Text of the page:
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India vs England: Gabba to Ranchi, Shubman Gill slowly builds a reputation

The technique hasn’t always been top-class but there is no denying the temperament that has fuelled his rise.

Of the many remarkable feats to have showed Bazball its rightful place in contemporary cricket, possibly the most telling has been Shubman Gill’s unbeaten second-innings fifty. No risk, no drama, no exaggerated feet movement, just the kind of measured essay that vindicates a simplistic way of scoring.

India’s Shubman Gill celebrates his half-century during Day 4 of the 4th Test match against England in Ranchi (ANI)

It’s also remarkable because probably no one had thought before this series that Gill would be able to grind his way to such a crucial win like Ranchi. Gabba, 2021—when he had scored that epic 91—is bound to crop up here but even Gill would admit that a) that pitch had far more consistent bounce and b) it’s always more difficult to chase at home purely because of the psychological aspect of doing it in front of your people.

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You can’t ignore the temperament though. If it was striking in Gabba, at Ranchi it was a level higher. It’s not as if Gill had dropped off the radar in the intervening time. Last year was spent confirming, and then excelling in his position as India’s white-ball marauder.

One-day hundreds, even a double, came at ridiculous ease but a similar fluency was lacking in Tests. Centuries against Bangladesh aren’t always given the respect they deserve but the hundred at Ahmedabad last year had come against a high-quality Australian attack. So when Gill hadn’t scored a fifty in 12 consecutive innings, the possibility that this might not be his format after all had begun making its way to different conversations.

That way, the hundred at Visakhapatnam was timely, but it wasn’t chanceless by any means. Gill continued to look vulnerable, hesitant with his shot selection and even cagey about taking singles at times. But the runs kept coming. An aggregate of 342 at an average of 48.85 thus has scripted an unusual tale of resurgence where Gill’s technique and skill may not have always been top class but there was never any dearth of runs or character. And in Tests, you need both to justify your place.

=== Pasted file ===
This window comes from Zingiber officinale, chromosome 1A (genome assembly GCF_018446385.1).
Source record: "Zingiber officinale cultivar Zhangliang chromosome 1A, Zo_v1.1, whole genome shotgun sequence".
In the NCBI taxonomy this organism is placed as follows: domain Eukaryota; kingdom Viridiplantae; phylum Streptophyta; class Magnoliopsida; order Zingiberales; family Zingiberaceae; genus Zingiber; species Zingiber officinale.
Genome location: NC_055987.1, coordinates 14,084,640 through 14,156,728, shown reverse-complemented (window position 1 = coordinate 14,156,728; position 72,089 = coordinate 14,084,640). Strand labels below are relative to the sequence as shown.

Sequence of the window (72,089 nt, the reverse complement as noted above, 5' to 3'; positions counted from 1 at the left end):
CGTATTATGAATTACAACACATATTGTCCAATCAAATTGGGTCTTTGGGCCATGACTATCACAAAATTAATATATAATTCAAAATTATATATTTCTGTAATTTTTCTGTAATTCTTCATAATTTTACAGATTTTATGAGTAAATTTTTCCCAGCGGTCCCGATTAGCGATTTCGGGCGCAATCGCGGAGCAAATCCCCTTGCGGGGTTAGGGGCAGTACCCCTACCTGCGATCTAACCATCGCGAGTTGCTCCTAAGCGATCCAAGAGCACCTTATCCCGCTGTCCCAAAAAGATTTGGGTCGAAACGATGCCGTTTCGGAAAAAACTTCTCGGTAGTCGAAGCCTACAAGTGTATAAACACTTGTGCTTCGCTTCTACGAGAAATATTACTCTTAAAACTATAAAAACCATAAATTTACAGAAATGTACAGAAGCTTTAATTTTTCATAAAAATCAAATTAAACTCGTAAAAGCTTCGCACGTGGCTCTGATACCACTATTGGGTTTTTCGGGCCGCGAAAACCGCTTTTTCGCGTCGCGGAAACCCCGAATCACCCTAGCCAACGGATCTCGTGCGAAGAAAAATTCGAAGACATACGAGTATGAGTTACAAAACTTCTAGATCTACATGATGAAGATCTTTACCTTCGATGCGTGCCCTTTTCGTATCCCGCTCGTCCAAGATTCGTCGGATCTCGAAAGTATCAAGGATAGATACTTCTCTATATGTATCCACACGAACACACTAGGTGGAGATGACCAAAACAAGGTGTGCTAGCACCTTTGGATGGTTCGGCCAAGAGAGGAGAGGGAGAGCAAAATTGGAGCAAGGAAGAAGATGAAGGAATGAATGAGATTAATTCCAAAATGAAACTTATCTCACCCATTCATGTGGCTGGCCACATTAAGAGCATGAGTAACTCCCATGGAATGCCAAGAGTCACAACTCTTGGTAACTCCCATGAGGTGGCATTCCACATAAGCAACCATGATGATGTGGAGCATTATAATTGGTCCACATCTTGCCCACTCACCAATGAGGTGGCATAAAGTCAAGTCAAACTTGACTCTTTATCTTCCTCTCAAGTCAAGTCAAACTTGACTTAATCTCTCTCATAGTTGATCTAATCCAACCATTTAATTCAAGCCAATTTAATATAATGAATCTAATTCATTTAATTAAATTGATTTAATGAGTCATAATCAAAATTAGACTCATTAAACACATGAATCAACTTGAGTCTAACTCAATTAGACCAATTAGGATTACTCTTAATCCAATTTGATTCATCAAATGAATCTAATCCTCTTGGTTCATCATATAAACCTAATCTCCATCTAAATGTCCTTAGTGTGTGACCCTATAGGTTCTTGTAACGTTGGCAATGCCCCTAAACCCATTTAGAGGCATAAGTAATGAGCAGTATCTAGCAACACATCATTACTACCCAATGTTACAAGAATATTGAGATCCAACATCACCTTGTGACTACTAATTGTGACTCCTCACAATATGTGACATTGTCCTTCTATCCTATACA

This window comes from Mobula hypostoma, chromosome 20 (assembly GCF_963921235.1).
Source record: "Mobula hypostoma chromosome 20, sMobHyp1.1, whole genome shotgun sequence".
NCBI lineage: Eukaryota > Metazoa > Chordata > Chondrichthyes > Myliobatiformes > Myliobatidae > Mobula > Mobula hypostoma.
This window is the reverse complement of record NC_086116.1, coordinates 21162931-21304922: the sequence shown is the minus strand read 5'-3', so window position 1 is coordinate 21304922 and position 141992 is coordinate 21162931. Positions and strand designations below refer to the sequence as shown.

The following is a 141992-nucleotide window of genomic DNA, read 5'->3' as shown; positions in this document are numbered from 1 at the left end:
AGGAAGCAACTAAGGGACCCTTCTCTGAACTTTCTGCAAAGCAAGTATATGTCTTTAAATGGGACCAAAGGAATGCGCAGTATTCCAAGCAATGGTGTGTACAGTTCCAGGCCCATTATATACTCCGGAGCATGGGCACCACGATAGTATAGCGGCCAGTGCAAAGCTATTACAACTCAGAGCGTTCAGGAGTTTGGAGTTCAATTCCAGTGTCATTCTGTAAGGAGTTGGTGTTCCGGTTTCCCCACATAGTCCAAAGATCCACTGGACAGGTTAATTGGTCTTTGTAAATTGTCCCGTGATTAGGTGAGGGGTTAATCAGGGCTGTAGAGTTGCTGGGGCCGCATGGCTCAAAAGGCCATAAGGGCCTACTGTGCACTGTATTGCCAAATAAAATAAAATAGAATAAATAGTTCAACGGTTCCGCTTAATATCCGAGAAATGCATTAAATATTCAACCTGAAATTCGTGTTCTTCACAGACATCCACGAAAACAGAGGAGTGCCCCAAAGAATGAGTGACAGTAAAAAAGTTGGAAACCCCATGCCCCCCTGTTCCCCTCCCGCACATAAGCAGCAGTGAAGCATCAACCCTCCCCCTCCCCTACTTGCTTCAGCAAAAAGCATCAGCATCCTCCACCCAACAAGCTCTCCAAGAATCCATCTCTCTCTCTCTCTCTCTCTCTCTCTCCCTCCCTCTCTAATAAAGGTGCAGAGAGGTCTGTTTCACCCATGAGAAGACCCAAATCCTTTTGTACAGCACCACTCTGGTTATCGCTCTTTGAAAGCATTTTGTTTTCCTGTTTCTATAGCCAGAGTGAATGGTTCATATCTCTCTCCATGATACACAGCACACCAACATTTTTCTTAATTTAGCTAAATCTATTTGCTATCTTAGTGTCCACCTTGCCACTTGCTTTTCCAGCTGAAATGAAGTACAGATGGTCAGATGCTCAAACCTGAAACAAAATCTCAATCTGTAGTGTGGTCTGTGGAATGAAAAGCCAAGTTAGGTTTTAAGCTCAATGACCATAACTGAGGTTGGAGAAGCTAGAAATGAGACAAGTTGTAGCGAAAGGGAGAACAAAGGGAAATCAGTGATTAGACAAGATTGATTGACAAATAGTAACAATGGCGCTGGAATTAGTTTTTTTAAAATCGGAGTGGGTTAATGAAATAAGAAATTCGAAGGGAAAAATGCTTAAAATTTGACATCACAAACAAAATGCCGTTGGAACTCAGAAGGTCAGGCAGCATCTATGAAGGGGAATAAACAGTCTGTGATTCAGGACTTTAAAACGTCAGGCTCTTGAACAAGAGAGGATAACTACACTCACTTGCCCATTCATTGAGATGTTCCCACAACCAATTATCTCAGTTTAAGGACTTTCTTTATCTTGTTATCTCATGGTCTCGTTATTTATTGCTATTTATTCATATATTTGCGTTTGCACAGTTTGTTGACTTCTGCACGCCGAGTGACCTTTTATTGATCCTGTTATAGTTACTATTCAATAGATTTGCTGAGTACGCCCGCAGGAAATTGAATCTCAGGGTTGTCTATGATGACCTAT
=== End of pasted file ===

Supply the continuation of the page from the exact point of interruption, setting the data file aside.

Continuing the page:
Also hiding in plain sight is a curious statistic that underpins Gill’s batting wit. Averages of 20.72 and 31.23 in the first and second innings heavily erode the notion that Gill bats best when pitches are at their best. But when that becomes 43.9 and 44.14 in the third and fourth innings respectively, it begins to narrate a different tale.

Both the hundreds in Chittagong as well as Visakhapatnam had come in the third innings. If those still don’t seem arduous enough, then the fifty against England in 2021 on a fifth day Chennai pitch must have been a lot more challenging. Gabba, too, can raise its hand here in favour of Gill purely because of the circumstances and momentousness of that chase.

Even with those two innings, boundaries made up half the charm. The premise at Ranchi—half the side gone for 120—was such that it mandated dogged survival instinct, putting a prize on the wicket and just tiring out the bowlers. Gill ticked that box emphatically.

Overall too, barring Yashasvi Jaiswal, no one from either side has come even close to the 610 balls Gill has faced in this series so far. Notable was his technique; the high elbow, the still head and a very nimble footwork for drives and a solid forward defence. “It’s one of those things I’ve practiced a lot, step out and play for the singles or defend,” said Gill after the match. “Because generally when you’re stepping out you’re always looking for the big shot, but I think if you can step out and you have this game where you can step out and defend or look for the single I think it really helps on wickets like these.”

But Gill’s innings should also be lauded in its entirety, in particular the modes of play it encompassed. A boundary hadn’t come in more than 30 overs but he wasn’t impatient. Chucking the more adventurous shots to stick to only a defensive block and nudging the ball through the gaps requires a level of buy-in to the old way of batting not many are capable of.

“This would probably go down as my only innings where I didn’t hit a boundary, like a four, after scoring a fifty,” Gill said. “But you have to see the situation and you have to play the situation sometimes, and I think the way their bowlers were bowling, they were bowling really good lines, and they had also been protecting their boundaries pretty well, so it was important for us to just keep playing the game and not let the bowlers bowl too many maidens, because then on a wicket like this you are waiting for a magical ball to happen to you, so that was the plan. Keep taking the singles, and as soon as they give us anything loose, try to pounce on that.”

Ultimately, it was a multi-purpose innings — dousing the probability of an implosion, then safely navigating through choppy waters and giving the final charge only when the target was within handshaking distance. In the context of the situation, it was the type of innings that can only put Gill in better stead for the rest of his career.

Time will be required, by him and by us, to truly appreciate the magnitude of what Gill has achieved. This was no hundred, but just like Gabba’s 91, this too shall find its place on a different honours board.


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